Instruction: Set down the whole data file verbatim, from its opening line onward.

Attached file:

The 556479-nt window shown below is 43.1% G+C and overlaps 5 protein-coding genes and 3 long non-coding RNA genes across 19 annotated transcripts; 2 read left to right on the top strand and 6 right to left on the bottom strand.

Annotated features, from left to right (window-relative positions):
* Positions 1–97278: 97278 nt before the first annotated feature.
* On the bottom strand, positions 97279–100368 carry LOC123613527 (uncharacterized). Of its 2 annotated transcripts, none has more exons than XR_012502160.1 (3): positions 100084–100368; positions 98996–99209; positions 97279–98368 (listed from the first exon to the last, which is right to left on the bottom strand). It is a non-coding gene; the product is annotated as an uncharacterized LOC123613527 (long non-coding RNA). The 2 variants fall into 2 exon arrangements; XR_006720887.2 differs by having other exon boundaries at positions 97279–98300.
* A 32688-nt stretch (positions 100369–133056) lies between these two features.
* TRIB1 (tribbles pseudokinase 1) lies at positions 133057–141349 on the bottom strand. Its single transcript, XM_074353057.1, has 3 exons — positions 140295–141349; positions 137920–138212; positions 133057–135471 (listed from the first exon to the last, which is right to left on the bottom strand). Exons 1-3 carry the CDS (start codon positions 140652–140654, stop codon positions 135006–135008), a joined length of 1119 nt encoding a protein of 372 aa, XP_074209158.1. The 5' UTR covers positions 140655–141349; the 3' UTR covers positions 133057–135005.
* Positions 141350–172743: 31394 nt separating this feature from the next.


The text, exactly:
The 556479-nt window shown below is 43.1% G+C and overlaps 5 protein-coding genes and 3 long non-coding RNA genes across 19 annotated transcripts; 2 read left to right on the top strand and 6 right to left on the bottom strand.

Annotated features, from left to right (window-relative positions):
* Positions 1–97278: 97278 nt before the first annotated feature.
* On the bottom strand, positions 97279–100368 carry LOC123613527 (uncharacterized). Of its 2 annotated transcripts, none has more exons than XR_012502160.1 (3): positions 100084–100368; positions 98996–99209; positions 97279–98368 (listed from the first exon to the last, which is right to left on the bottom strand). It is a non-coding gene; the product is annotated as an uncharacterized LOC123613527 (long non-coding RNA). The 2 variants fall into 2 exon arrangements; XR_006720887.2 differs by having other exon boundaries at positions 97279–98300.
* A 32688-nt stretch (positions 100369–133056) lies between these two features.
* TRIB1 (tribbles pseudokinase 1) lies at positions 133057–141349 on the bottom strand. Its single transcript, XM_074353057.1, has 3 exons — positions 140295–141349; positions 137920–138212; positions 133057–135471 (listed from the first exon to the last, which is right to left on the bottom strand). Exons 1-3 carry the CDS (start codon positions 140652–140654, stop codon positions 135006–135008), a joined length of 1119 nt encoding a protein of 372 aa, XP_074209158.1. The 5' UTR covers positions 140655–141349; the 3' UTR covers positions 133057–135005.
* Positions 141350–172743: 31394 nt separating this feature from the next.